“It’s quite a shock,” says Alex Hartley. “The project has been planned like any other art project, but the sea just hasn’t behaved!” As we speak, Hartley and his expedition team are sheltering from heavy storms that are battering Nowhereisland near the port town of Bideford, north Devon. It’s the last leg of a journey in which high winds and stormy waters have been par for the course.
The epic work of land art has seen Hartley tow a small archipelagic island from the High Arctic region of Svalbard, Norway to the South West coast of England to coincide with the sailing events of the 2012 Olympics. Early in its voyage the island passed through international waters and was declared a new nation state with citizenship open to all. Over 21,000 people around the world have since registered as Nowherians and are helping compile the world’s first online national constitution.
With a Facebook-style ranking system, its 2,500-plus propositions can be liked or disliked and viewed in order of popularity (at the time of writing most popular are the binaries ‘Every Nowherian has the right to be silent’ and ‘Every Nowherian has the right to be heard’); a fluid and boundless set of principles for a nomadic and borderless nation.
Since July, Nowhereisland and its land-based Embassy has journeyed west through Cornwall, Devon and into the Bristol Channel. Tomorrow it arrives in Bristol, its final destination, and a weekend of talks and performances will mark the last days of this ambitious Cultural Olympiad project that has sought to question the very idea of national identity and nation status.
The grand scale of the commission and its focus on participation is something new for Hartley, whose works are often quite personal, even solitary responses to built and natural environments. “It’s true, it’s not my usual way of working,” he says, “and it may not be something I return to, but it has been a real privilege to hear people – non-arts people – responding to the project.”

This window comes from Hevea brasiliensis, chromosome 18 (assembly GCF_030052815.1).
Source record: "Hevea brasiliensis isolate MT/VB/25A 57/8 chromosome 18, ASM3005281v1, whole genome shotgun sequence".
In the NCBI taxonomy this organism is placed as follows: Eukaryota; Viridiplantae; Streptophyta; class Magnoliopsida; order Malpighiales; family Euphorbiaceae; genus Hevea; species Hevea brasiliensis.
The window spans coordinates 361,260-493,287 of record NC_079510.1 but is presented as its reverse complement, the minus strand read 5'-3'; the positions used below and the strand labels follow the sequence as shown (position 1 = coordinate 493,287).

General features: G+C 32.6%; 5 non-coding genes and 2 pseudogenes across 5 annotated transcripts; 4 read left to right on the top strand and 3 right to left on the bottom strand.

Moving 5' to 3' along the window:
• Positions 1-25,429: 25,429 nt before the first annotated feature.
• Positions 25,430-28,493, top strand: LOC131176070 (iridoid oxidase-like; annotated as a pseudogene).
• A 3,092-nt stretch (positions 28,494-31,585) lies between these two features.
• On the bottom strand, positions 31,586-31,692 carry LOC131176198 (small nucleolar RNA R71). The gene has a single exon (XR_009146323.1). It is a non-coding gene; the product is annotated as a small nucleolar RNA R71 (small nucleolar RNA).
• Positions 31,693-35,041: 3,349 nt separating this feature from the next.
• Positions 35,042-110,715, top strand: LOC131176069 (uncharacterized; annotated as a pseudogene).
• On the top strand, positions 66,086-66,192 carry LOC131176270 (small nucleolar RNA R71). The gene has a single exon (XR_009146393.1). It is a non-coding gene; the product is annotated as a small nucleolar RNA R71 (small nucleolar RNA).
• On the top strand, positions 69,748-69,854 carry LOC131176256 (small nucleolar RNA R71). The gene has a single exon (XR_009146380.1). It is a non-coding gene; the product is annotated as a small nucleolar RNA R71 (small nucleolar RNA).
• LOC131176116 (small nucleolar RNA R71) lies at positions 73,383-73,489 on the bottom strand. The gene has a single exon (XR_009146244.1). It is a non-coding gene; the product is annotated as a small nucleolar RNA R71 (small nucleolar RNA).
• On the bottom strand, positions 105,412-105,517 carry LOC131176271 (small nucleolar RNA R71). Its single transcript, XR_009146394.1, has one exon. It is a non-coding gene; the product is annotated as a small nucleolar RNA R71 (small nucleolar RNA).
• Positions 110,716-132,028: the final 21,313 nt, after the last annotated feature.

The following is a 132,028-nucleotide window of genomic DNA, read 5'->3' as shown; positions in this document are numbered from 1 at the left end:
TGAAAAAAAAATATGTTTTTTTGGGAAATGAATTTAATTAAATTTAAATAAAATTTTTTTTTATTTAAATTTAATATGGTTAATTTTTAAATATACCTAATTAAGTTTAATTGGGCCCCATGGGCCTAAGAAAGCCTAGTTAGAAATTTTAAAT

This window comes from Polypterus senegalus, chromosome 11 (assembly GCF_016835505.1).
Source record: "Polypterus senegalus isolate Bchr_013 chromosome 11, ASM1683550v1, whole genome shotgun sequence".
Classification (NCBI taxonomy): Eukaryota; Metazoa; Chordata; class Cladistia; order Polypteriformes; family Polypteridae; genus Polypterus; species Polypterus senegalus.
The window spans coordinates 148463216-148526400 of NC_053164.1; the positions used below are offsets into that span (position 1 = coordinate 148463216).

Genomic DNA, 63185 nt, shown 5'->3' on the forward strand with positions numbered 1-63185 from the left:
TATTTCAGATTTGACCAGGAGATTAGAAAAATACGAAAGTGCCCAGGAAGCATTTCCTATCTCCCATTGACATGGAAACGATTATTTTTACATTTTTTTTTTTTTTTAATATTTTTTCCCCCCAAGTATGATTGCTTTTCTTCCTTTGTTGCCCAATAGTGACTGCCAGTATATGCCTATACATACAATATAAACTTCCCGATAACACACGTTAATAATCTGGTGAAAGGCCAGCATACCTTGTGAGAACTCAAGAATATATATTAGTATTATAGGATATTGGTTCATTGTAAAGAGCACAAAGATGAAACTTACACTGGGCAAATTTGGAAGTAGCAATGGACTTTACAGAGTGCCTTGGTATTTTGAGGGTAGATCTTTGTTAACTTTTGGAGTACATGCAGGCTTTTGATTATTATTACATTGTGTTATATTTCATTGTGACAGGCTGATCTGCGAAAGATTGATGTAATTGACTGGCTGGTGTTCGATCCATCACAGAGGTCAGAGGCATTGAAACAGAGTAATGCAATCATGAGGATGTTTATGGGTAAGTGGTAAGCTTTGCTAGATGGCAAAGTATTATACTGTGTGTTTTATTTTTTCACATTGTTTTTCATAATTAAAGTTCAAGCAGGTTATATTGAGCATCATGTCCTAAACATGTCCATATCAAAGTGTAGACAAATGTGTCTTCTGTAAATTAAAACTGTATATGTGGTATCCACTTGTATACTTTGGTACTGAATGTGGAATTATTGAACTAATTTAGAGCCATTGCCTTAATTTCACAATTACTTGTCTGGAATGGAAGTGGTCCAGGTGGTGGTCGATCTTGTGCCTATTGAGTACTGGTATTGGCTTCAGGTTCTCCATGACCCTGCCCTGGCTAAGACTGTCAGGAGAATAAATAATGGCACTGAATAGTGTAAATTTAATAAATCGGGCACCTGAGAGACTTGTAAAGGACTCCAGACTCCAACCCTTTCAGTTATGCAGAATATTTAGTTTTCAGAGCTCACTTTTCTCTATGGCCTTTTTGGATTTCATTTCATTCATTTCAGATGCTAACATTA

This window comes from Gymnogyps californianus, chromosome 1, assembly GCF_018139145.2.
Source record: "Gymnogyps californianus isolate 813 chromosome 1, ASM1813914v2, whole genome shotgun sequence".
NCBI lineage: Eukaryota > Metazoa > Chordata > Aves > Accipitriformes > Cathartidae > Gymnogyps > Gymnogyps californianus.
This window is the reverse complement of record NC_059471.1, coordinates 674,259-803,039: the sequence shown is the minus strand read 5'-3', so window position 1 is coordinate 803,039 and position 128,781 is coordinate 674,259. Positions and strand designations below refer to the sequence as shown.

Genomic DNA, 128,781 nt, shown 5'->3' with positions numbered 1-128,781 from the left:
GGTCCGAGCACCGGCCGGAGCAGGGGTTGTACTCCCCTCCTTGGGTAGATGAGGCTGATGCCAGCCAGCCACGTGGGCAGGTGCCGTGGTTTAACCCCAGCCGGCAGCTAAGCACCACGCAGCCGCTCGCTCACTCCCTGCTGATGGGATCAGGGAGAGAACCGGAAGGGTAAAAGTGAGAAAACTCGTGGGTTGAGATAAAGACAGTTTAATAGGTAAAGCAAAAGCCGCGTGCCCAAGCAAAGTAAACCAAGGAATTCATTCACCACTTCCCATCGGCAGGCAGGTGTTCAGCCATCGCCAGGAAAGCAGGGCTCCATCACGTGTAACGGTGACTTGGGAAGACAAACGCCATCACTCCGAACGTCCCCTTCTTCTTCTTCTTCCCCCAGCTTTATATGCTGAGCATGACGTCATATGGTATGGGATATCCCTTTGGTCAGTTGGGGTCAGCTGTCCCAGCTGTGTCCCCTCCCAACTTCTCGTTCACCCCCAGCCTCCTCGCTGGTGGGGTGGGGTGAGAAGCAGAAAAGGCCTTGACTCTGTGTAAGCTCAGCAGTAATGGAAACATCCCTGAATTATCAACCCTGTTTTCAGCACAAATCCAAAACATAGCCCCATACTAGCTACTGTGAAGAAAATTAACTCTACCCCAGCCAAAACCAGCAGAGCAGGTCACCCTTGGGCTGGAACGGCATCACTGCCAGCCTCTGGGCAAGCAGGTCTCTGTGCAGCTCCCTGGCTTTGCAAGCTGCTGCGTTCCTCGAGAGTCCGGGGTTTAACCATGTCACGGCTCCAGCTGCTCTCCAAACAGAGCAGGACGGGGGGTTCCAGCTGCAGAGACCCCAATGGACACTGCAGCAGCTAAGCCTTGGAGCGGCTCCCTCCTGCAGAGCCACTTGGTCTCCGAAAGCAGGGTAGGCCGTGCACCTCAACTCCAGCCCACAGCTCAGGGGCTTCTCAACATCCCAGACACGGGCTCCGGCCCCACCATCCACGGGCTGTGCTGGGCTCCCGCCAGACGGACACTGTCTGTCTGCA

Hartley is modest, quietly spoken. He shies away from the limelight – “I turn into a janitor, organising and cleaning” – and he admits he doesn’t envy the public-facing role of Nowhereisland’s Ambassadors: “The Embassy satisfies the engagement aspect of the project,” he explains. “The ambassadors lead people in, help them find something to get a hold of. I wouldn’t necessarily want to be those ambassadors but I’m really pleased they’re there.”
While he might remain an anonymous figure on-site, Hartley holds fast to his artistic control. Arts Council England wanted the island to be a platform for dance and music performances, but Hartley insisted it remain unpopulated. Abject, alien, away from the shore, the work distils ideas of migration, longing and belonging into a powerful sculptural image that is kept always at a distance.
“As nations gathered for the Olympics we were presenting Nowhereisland as a different kind of space, a non-country. This object which sits on its own and resists aesthetic beauty invites us to reconsider how we see ourselves as an island and how we occupy landscape.”
But in a few days time Nowhereisland will be no more. Citizenship ends and the island itself will be physically dispersed: “I thought about the way moon rocks are presented in natural history museums. They are not very interesting as objects but they embody the journey they’ve made. All Nowherians can register to receive a portion of the island – it’s a bit like postal art. I like the idea that a bit of Nowhere goes everywhere.”
Hartley is even hoping to send a portion of the island into space, at the suggestion of someone he met on the journey.
A sense of imagining and possibility has been at the heart of Hartley’s project from the very beginning. “When we found the island back in 2004 my proposals seemed idealised, impossible,” he says. “But through the process of collaboration it has become real.”
The Last Days of Nowhereisland, 7-9 September 2012, Bristol (moored in Cumberland Basin) – a final weekend of performances, citizen march, live music, film screenings and a final farewell.
More on a-n.co.uk:
Alex Hartley at Fruitmarket, Edinburgh– reviewed by Rosie Lesso.
Wonders of Weston – Director of Situations Claire Doherty and artist Stephen Hodge on developing a contemporary public artwork for Weston-super-Mare.